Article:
More than two-thirds of non-profit organisations struggle to access funders for their respective causes, while 61 per cent of them receive less than a quarter of their funding in an unrestricted manner, according to a report.
Accelerate India Philanthropy (AIP), a network of philanthropists, surveyed 65 non-profit organisations of different sizes working across different sectors to understand their scaling roadmap and the key drivers and barriers that they face in the process.
The survey showed that 74 per cent of the non-profits consider “scaling their impact” extremely important. Despite this, most non-profits struggle to survive, let alone grow or scale their impact.
According to estimates, there are more than three million non-profits in India and more than two-thirds of them operate at suboptimal levels with an annual budget of less than Rs 1 crore.
Within this, philanthropic grants from high-net-worth individuals and ultra-high-net-worth individuals make up less than 20 per cent of total grants for the majority of non-profit organisations (NPOs).
The AIP report identified four systemic problems that these organisations face in scaling their impact and the role that philanthropists can play in helping them overcome these challenges.
“First, more than 2/3rd of NPOs struggle to access funders for their respective causes. The complexity of the giving landscape in India with a number of different causes each requiring attention, results in philanthropists tending to limit their choice of sectors and partner organisations to their immediate life experiences and recommendations from their network,” it said.
This makes it possible for a particular set of well-connected, large NPOs working in particular sectors to have better access to philanthropic funders.
To mitigate this, philanthropists should be open to new ideas and opportunities across different sectors, the report stated.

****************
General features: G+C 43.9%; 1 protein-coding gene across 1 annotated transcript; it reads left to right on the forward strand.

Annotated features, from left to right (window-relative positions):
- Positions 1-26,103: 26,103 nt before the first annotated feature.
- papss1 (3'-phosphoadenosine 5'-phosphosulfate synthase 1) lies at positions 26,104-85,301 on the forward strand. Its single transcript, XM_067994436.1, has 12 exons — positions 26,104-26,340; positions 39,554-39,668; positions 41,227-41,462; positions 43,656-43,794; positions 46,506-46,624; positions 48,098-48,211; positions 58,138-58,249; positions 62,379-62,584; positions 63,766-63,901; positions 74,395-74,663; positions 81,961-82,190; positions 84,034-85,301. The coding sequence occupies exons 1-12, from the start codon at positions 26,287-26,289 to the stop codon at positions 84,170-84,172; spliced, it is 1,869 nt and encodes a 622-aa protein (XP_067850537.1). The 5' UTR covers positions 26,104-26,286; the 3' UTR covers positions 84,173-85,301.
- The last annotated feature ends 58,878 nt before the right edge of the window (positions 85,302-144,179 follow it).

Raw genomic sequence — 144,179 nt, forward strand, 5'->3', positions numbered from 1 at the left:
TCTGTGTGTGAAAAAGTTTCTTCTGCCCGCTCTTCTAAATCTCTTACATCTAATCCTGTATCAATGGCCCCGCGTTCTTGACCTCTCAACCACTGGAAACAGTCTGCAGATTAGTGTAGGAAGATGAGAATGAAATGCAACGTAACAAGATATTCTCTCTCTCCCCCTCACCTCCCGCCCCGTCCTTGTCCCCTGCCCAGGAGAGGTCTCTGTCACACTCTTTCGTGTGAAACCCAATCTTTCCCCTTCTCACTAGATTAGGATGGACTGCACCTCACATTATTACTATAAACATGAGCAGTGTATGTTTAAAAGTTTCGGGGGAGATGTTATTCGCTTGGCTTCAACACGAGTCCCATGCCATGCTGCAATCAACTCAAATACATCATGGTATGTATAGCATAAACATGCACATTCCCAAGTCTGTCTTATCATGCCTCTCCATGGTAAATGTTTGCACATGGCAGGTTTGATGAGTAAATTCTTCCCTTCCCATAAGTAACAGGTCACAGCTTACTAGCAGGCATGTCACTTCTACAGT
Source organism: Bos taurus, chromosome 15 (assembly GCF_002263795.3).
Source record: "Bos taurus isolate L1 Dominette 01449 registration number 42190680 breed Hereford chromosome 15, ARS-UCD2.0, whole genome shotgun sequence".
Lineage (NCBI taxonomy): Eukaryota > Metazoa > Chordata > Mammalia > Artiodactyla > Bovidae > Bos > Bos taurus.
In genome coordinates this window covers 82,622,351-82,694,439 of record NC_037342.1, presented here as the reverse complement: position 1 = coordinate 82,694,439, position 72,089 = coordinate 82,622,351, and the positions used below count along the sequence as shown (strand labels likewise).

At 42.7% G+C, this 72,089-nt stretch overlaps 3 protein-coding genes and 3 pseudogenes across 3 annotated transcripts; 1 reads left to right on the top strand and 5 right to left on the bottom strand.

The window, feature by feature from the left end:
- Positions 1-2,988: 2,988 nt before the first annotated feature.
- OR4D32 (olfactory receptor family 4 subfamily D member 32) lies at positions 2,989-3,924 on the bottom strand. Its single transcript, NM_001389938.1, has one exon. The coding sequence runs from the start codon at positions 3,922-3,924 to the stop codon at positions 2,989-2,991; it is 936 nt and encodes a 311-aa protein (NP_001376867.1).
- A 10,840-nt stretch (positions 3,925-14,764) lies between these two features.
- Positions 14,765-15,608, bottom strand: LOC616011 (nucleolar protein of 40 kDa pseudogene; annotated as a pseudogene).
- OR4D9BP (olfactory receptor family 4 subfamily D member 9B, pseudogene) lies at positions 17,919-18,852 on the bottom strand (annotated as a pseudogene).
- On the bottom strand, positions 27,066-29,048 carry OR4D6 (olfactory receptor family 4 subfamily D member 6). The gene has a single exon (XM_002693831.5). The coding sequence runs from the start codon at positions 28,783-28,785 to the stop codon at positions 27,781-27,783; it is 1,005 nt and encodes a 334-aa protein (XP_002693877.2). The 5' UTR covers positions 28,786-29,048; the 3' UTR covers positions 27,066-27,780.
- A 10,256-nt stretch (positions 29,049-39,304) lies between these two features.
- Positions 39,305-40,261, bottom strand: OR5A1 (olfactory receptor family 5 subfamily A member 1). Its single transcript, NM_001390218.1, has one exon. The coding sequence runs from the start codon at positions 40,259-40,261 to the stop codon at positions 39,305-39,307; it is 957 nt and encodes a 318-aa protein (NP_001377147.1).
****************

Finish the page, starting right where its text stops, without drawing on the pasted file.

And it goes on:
“This increases the likelihood of different kinds of non-profits, across sizes and sectors, getting access to you, thereby reducing the systemic deprivation of visibility and funding,” the report said.
The report also found that 61 per cent of non-profits receive less than a quarter of their funding in an unrestricted manner.
Most funding is restricted and channelled towards financing costs associated with individual programmes.
As a result, critical functions and shared administrative costs essential to run the organisation, such as building robust fundraising processes, financial systems, capacity building and training, are left perpetually starved.
There is also a mismatch between the expectations of funders and non-profits.
Weak communication and poor feedback loops result in funders having unrealistic expectations about the actual cost of running a non-profit. In a bid to meet these unrealistic expectations and secure future funding, they misrepresent their costs by lowering them.
“These further fuels funders’ unrealistic expectations about costs, especially overhead, capacity building, and other non-programme costs. At its worst, this can become a vicious cycle, resulting in a phenomenon termed the slow starvation of non-profits,” the report stated.
Lastly, 54 per cent of the non-profits find meeting funders’ reporting and compliance requirements burdensome.
Moreover, such processes are disproportionately focused on inputs and outputs with little focus on outcomes, creating a perverse incentive for non-profits to prioritise the former.